Featured Story

Construction on proposed improvements to intersections in Calverton, Greenport could begin in 2024, DOT says

The New York State Department of Transportation heard comments on proposed improvements to the Edwards Avenue/Route 25 intersection in Calverton, as well at to the intersection of Main Street and Route 48 in Greenport during a “virtual public hearing” Wednesday night. 

While DOT officials heard comments and questions about the projects, they did not respond to them at the hearing, saying that answers to questions “will be addressed in the project design report,” which is anticipated to be posted on the project website in the spring. 

The website can be found here.

The DOT seeks to acquire several small pieces of land needed to widen the Calverton intersection and to build a “mini-roundabout” at the Greenport site. 

The hearings also covered two other projects in East Hampton town. 


Ray Ankrum, the superintendent of the Riverhead Charter School, asked if the DOT was considering a speed zone in front of the charter school.

“Traffic patterns on Middle Country [Road] are dangerous, especially nearest to the charter school,” he wrote. “We’d love for there to be a speed zone placed in front of the charter school, with a possible light to let buses out.”

Alan Daters of Riverhead wrote that turns at the Calverton intersection “are often problematic for tractor trailers.”

He asked if the DOT has considered installing a roundabout at the Calverton site. 

According to the DOT, the intersection had 40 crashes between 2016 and 2019.

The DOT proposal calls for “exclusive left-turn lanes” for vehicles waiting to make left-hand turns, in order to reduce rear-end collisions.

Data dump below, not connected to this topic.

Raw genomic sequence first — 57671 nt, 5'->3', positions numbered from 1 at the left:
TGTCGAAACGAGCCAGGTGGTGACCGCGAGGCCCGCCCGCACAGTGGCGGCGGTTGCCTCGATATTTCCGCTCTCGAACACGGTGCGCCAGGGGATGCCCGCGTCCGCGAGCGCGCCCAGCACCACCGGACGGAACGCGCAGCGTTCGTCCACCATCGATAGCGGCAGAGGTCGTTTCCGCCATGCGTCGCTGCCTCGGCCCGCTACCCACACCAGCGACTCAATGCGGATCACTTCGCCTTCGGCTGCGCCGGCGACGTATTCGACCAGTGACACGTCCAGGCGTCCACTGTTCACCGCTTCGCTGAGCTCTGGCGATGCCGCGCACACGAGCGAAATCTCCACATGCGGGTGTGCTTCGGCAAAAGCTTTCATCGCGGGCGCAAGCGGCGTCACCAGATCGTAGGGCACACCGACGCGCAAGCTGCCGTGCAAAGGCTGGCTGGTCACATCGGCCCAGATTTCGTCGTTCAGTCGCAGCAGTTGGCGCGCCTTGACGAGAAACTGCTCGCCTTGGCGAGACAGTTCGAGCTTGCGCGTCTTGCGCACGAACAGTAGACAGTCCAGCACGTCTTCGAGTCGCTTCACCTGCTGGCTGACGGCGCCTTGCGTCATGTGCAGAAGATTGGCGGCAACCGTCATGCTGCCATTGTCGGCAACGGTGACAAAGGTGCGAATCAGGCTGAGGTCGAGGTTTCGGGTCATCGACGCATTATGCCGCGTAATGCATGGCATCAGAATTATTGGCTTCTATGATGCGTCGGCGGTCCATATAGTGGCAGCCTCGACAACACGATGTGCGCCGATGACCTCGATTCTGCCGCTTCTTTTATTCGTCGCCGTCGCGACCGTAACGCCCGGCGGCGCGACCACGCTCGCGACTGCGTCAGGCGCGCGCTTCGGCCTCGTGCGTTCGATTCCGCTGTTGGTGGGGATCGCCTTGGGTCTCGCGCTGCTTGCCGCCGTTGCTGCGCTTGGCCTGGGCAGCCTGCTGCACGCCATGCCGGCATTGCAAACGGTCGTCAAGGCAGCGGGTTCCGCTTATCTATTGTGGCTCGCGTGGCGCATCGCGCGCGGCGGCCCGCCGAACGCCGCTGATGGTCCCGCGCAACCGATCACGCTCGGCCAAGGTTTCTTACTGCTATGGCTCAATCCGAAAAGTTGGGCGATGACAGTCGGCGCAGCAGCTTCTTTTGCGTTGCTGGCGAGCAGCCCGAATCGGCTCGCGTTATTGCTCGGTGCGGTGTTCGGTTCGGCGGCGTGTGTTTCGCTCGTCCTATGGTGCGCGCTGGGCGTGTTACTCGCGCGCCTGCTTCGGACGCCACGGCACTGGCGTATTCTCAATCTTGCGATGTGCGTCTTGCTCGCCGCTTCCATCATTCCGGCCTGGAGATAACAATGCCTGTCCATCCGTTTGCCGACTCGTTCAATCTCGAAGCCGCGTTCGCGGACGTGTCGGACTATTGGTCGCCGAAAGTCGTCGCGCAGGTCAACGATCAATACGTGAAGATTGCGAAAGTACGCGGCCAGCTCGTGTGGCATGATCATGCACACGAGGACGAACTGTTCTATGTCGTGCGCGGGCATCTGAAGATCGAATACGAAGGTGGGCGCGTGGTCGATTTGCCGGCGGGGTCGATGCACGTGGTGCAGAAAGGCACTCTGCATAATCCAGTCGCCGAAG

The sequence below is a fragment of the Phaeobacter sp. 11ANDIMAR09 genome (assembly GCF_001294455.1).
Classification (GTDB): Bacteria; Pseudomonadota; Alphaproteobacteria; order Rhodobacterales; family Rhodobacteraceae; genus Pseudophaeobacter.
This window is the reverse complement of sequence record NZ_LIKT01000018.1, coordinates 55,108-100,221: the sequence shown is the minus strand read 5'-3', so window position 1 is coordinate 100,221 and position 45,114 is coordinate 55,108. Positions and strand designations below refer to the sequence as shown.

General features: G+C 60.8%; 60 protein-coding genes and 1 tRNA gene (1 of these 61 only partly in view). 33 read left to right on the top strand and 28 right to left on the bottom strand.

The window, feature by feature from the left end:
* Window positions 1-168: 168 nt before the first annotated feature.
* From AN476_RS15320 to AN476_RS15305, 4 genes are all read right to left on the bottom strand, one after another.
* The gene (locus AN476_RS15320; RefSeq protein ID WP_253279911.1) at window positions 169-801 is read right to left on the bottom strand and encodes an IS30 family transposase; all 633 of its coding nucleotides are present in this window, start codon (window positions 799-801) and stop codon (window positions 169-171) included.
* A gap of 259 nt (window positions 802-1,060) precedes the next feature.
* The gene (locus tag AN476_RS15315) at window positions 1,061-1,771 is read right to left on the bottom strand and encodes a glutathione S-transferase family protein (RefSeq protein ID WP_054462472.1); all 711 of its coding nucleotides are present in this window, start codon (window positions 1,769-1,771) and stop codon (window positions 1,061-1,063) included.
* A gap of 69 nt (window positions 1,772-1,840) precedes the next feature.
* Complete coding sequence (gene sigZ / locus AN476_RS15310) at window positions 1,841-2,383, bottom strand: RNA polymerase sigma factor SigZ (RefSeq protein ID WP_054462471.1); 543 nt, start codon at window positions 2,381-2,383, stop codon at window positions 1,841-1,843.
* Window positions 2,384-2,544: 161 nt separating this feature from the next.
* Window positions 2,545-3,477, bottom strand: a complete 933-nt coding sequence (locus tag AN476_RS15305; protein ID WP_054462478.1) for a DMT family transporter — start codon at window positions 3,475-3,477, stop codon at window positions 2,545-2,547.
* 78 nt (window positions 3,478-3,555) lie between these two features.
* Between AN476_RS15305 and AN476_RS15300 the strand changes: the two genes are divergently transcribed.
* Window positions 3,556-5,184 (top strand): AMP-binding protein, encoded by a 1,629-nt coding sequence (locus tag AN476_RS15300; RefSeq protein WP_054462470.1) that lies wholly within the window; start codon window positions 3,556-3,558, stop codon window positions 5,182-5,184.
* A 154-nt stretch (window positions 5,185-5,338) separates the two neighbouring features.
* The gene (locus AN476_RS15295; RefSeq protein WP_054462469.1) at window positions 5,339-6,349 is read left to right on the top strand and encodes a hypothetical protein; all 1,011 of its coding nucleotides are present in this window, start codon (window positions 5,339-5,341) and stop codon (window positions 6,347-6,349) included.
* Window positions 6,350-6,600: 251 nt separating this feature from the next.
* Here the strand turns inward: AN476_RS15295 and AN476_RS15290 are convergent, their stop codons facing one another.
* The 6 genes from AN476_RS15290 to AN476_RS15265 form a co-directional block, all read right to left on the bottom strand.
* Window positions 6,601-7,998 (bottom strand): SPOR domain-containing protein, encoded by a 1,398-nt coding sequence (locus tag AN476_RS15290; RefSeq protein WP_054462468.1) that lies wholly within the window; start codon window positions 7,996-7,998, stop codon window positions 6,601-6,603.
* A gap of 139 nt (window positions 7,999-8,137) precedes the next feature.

Studies show that exclusive left-hand turns reduce crashes by 50% on average, according to the DOT.

The Edwards Avenue project carries a price tag of $5.12 million. That number does not include land acquisition costs, officials said. 


The corner of State Route 25 (Main Street) at County Road 48 in the unincorporated section of Greenport is proposed for construction of a “mini-roundabout,” according to the state. 

The intersection currently has a blinking caution light for east and westbound traffic and a blinking stop light and a stop sign for traffic heading north out of Greenport. 

But residents say it had a traffic circle in the past. 

Scott McIntire asked if the DOT had studied the prior roundabout at the intersection, which was removed in the 1980s. 

“Why didn’t it work?” he asked. 

Jurgen Riehle of Greenport said he lives near the proposed roundabout. 

“I have high hopes for the project’s impact on the traffic issues at this dangerous intersection,” he said. 

He added that there is currently an application to develop a “high density office park on the 4.6-acre lot on the southeast corner of the intersection.”

“We are very encouraged that the roundabout solution will have a positive impact on the significant congestion at this problematic intersection,” wrote Margot Perman.

She also brought up the proposed development on the office park, southeast of the intersection. 

“We think it’s essential that the DOT will require the developer to execute a new traffic impact study,” she wrote. 

Other commenters wrote that they have been asking for a roundabout at the Love Lane/Route 25 intersection at Mattituck with no success. 

Construction costs for the roundabout are estimated at $2.76 million, a figure that doesn’t include land acquisition costs. 

The DOT report says that roundabouts “typically achieve a 37% reduction in overall collisions, a 75% reduction in injury collisions and a 90% reduction in fatality collisions.

The DOT is hoping to begin construction in early 2024 and to finish in 2025.